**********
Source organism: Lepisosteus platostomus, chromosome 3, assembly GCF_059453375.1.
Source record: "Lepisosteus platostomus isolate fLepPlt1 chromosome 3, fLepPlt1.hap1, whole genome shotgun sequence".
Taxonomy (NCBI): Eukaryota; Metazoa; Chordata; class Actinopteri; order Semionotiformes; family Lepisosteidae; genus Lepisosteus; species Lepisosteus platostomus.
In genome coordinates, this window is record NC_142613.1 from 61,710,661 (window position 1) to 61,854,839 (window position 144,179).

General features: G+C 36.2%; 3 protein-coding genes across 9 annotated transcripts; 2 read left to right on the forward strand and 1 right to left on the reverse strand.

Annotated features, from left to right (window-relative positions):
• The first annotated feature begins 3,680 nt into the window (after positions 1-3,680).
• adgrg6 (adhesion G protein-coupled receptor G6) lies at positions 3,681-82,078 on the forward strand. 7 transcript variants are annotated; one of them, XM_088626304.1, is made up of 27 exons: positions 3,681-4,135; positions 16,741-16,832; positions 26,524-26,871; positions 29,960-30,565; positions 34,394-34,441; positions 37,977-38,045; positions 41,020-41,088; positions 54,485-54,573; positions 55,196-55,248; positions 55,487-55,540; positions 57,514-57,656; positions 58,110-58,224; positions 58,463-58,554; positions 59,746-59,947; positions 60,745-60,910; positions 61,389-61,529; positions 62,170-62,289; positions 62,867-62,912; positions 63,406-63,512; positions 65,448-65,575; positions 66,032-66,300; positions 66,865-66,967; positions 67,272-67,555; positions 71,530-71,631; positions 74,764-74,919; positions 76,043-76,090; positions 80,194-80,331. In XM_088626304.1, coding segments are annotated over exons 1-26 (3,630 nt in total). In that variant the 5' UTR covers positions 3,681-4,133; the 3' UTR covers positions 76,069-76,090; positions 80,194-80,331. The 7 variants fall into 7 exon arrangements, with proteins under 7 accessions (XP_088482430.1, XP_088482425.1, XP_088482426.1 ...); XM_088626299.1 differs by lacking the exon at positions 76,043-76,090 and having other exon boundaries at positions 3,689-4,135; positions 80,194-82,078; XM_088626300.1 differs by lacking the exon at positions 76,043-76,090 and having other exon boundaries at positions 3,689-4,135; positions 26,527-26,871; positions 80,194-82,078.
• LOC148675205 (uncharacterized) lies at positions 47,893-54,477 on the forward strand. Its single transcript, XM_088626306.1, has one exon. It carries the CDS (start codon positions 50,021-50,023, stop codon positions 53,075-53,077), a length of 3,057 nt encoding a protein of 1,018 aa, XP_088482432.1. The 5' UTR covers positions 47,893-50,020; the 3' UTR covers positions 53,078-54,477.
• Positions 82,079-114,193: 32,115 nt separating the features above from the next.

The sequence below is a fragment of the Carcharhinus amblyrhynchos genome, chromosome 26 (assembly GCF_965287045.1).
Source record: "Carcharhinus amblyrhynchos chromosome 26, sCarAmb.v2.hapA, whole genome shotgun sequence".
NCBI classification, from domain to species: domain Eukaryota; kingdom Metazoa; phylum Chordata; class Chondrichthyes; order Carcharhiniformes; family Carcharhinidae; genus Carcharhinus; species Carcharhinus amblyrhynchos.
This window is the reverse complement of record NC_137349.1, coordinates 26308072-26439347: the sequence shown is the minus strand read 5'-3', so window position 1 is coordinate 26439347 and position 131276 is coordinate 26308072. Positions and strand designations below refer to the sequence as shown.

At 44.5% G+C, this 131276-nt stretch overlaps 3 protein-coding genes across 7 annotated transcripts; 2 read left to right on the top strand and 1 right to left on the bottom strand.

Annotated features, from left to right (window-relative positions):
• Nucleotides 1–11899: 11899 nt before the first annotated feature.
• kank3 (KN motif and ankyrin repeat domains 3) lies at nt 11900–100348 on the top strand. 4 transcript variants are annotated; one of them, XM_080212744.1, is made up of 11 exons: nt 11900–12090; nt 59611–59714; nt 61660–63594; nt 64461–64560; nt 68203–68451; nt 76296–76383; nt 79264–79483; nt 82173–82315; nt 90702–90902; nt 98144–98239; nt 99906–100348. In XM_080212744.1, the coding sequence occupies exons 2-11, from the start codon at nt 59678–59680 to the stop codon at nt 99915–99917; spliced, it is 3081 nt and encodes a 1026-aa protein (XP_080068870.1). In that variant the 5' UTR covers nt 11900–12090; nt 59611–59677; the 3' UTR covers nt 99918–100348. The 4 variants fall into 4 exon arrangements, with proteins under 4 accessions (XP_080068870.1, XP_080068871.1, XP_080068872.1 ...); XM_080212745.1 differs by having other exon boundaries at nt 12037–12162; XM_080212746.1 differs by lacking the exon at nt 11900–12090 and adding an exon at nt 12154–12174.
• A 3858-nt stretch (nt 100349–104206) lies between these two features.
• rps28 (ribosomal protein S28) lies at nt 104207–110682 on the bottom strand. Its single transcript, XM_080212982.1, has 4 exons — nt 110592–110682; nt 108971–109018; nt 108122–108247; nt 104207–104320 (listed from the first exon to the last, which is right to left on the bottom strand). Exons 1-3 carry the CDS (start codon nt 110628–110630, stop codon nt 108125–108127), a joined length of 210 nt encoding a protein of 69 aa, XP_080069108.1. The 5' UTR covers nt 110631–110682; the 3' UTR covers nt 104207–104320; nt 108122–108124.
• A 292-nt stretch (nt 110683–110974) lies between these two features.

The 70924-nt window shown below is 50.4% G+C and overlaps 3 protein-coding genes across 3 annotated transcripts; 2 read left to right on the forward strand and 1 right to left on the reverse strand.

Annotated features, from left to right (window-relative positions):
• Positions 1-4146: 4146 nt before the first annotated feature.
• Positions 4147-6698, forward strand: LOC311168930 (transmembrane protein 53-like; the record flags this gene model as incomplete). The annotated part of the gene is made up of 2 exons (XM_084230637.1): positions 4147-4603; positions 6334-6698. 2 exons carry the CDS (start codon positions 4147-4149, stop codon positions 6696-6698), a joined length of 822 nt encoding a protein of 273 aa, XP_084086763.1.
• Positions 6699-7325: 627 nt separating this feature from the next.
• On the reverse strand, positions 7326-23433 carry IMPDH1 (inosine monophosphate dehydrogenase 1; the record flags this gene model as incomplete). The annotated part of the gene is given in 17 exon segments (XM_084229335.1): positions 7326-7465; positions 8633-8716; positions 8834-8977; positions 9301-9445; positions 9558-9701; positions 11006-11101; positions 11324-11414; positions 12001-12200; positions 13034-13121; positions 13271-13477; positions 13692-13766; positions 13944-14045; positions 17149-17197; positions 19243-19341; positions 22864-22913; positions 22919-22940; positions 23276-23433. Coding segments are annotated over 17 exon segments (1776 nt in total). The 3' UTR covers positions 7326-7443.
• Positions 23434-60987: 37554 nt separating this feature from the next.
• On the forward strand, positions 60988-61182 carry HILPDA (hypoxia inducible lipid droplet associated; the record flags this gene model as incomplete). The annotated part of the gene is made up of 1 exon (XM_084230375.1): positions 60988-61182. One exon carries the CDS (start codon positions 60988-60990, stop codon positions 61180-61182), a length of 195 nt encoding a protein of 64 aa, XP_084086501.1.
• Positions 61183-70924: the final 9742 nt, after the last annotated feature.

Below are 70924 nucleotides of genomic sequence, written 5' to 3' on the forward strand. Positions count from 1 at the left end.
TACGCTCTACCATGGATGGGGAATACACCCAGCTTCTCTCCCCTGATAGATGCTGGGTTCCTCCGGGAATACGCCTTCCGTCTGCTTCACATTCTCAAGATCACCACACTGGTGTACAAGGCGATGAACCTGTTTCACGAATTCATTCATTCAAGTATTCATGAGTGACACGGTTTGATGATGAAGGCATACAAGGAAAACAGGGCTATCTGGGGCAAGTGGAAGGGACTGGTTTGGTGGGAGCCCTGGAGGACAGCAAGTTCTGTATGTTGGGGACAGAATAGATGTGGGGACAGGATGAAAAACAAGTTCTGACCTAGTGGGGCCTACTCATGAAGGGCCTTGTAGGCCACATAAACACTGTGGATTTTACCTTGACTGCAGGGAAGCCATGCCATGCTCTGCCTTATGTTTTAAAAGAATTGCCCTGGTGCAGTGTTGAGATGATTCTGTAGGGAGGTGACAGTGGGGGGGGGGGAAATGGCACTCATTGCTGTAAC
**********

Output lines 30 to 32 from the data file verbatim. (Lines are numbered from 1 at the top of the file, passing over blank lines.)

• Positions 61183-70924: the final 9742 nt, after the last annotated feature.

Below are 70924 nucleotides of genomic sequence, written 5' to 3' on the forward strand. Positions count from 1 at the left end.
TACGCTCTACCATGGATGGGGAATACACCCAGCTTCTCTCCCCTGATAGATGCTGGGTTCCTCCGGGAATACGCCTTCCGTCTGCTTCACATTCTCAAGATCACCACACTGGTGTACAAGGCGATGAACCTGTTTCACGAATTCATTCATTCAAGTATTCATGAGTGACACGGTTTGATGATGAAGGCATACAAGGAAAACAGGGCTATCTGGGGCAAGTGGAAGGGACTGGTTTGGTGGGAGCCCTGGAGGACAGCAAGTTCTGTATGTTGGGGACAGAATAGATGTGGGGACAGGATGAAAAACAAGTTCTGACCTAGTGGGGCCTACTCATGAAGGGCCTTGTAGGCCACATAAACACTGTGGATTTTACCTTGACTGCAGGGAAGCCATGCCATGCTCTGCCTTATGTTTTAAAAGAATTGCCCTGGTGCAGTGTTGAGATGATTCTGTAGGGAGGTGACAGTGGGGGGGGGGGAAATGGCACTCATTGCTGTAAC